In the Christian persecutions during the reign of Decius (A.D. 249-51) and Diocletian (A.D. 302-305) Christian scriptures were specifically targeted for destruction. Those who refused to relinquish them faced Roman execution.  Eusebius (A.D. 318) records the words of the Diocletian edict,


It was the nineteenth year of the reign of Diocletian, and the month Dystrus, or March, as the Romans would call it, in which as the festival of the Saviour’s Passion was coming on, an imperial letter was everywhere promulgated, ordering the razing of the churches to the ground and the destruction by fire of the scriptures, and proclaiming that those who held high positions would lose all civil rights, while those in households, if they persisted in their profession of Christianity, would be deprived of their liberty. Such was the first document against us. But not long afterwards we were further  visited with other letters, and in them the orders was given that the presidents of the churches should all, in every place, be first committed to prison, and then afterwards compelled by every kind of device to sacrifice.[4]


What qualifications were used to determine canon?


There needs to be a distinction between discovery and selection of canon.  The church did not choose the canon, but discovered the canon.  The basis of New Testament canon is Jesus Christ and the revelation of “inspired” scripture through the work of the Holy Spirit (John 14:26).   Jesus through His apostles established His church, and through them revealed scripture.  Therefore, the basis of canon is apostolic authority.  Therefore, the role in the church in canon was to distinguish between apostolic works built on the foundation of Jesus Christ, as opposed to non-authoritative and false works, which claimed to be inspired.

The Church was built on the foundation of the disciples, who received their authority from Jesus Christ.  The canon is the written words of apostolic authority; therefore, the church is the child of canon and not its mother.  These are important distinctions to understand when we examine canon; the claim the church chose certain gospel over others is false.  The church, through councils and the witness of early church fathers, recognized what books were authentic and which were false.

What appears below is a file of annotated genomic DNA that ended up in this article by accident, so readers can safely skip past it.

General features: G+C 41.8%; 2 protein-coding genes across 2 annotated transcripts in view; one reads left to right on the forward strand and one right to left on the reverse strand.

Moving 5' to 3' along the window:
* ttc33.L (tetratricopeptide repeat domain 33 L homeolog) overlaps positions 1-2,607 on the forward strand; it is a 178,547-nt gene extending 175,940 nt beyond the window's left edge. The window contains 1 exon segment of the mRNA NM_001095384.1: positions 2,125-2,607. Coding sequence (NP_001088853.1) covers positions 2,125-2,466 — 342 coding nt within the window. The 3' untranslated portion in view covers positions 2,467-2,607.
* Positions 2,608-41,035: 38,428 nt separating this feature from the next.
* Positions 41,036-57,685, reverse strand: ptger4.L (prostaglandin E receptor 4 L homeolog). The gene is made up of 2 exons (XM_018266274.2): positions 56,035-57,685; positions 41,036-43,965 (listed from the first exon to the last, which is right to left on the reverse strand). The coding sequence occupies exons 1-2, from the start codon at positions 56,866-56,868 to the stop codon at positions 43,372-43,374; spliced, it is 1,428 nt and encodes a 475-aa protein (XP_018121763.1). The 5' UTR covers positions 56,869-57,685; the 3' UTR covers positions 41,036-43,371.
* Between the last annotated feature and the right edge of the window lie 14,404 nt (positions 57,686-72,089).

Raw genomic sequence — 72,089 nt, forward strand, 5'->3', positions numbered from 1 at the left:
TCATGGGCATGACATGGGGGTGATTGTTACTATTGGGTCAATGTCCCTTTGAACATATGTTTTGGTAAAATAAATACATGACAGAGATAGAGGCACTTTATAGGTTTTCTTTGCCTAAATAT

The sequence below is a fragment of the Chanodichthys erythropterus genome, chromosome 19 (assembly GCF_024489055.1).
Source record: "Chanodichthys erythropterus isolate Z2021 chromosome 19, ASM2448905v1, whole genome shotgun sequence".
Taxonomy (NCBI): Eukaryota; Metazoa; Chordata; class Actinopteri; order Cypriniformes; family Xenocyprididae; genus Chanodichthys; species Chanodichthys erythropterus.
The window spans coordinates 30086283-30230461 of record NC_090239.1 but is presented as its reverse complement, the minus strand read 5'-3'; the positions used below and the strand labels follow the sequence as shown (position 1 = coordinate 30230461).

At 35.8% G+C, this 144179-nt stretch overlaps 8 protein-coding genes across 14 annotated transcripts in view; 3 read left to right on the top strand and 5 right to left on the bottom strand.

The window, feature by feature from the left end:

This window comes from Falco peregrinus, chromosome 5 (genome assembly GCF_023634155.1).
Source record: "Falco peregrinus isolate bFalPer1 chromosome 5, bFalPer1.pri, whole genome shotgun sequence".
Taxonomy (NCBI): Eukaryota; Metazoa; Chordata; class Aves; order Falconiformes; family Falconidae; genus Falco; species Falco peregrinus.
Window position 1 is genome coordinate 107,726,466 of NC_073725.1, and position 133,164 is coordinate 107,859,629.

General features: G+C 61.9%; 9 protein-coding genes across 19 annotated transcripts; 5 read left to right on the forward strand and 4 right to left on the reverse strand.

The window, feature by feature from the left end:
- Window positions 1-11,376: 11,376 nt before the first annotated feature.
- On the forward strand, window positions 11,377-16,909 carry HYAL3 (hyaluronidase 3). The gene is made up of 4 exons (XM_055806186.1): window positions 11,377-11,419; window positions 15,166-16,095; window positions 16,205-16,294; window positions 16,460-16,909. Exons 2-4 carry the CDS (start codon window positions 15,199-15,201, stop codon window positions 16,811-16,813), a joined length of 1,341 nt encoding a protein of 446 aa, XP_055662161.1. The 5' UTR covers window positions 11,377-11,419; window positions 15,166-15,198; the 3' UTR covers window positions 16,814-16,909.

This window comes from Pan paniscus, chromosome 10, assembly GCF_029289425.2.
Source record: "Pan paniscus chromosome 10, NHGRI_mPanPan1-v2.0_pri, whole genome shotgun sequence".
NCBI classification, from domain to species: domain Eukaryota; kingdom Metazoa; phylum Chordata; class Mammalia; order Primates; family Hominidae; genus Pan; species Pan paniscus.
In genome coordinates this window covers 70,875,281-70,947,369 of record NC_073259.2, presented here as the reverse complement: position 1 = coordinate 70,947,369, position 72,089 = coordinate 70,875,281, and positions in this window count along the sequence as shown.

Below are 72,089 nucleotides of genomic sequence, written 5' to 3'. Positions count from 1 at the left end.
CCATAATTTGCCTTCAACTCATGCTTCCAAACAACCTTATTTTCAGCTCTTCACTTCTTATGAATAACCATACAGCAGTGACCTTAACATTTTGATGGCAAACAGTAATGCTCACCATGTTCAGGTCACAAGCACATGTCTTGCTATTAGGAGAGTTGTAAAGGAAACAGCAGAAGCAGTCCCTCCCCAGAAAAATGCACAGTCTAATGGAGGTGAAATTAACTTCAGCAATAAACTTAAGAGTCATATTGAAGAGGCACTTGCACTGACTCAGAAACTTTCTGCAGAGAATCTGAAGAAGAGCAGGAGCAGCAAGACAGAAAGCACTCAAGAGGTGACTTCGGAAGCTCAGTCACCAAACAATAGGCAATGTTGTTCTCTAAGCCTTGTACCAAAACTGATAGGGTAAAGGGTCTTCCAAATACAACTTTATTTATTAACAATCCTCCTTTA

These principles to determine canon are based on the following principles.


1. Was the author an apostle or did it have apostolic authority?  

For example, John Mark wrote the gospel of Mark, under the authority of Peter.  Luke was written under the authority of Paul. 

2. Does the document agree with the canon of truth? 

Since the book is inspired, it will not contradict Old Testament or authenticated New Testament canon.  

3. Was the work accepted by the early church? 

Could the work be verified in early church history?  Was it commented on by the early church fathers, or was it cited as scripture?  These were important questions in determining the authentic nature of the books.

The Muratorian Canon 

The principles of canon recognition are demonstrated in a Latin manuscript found by Cardinal L.A. Muratori (1672-1750) in a Ambrosian library in Milan Italy.  The document was written in the seventh to eight century, but was copied from an earlier document dated to about A.D. 170, because it refers to the episcopate of Pius I of Rome (died 157). He mentions only two epistles of John, without describing them. The Apocalypse of Peter is mentioned as a book which "some of us will not allow to be read in church."

The manuscript is a fragment, therefore it starts with Luke being the third book of the Gospels, Matthew and Mark would have been the first and second.  This list could have been a response to Marcion’s canon list, since Marcion is specifically mentioned at the end of the document.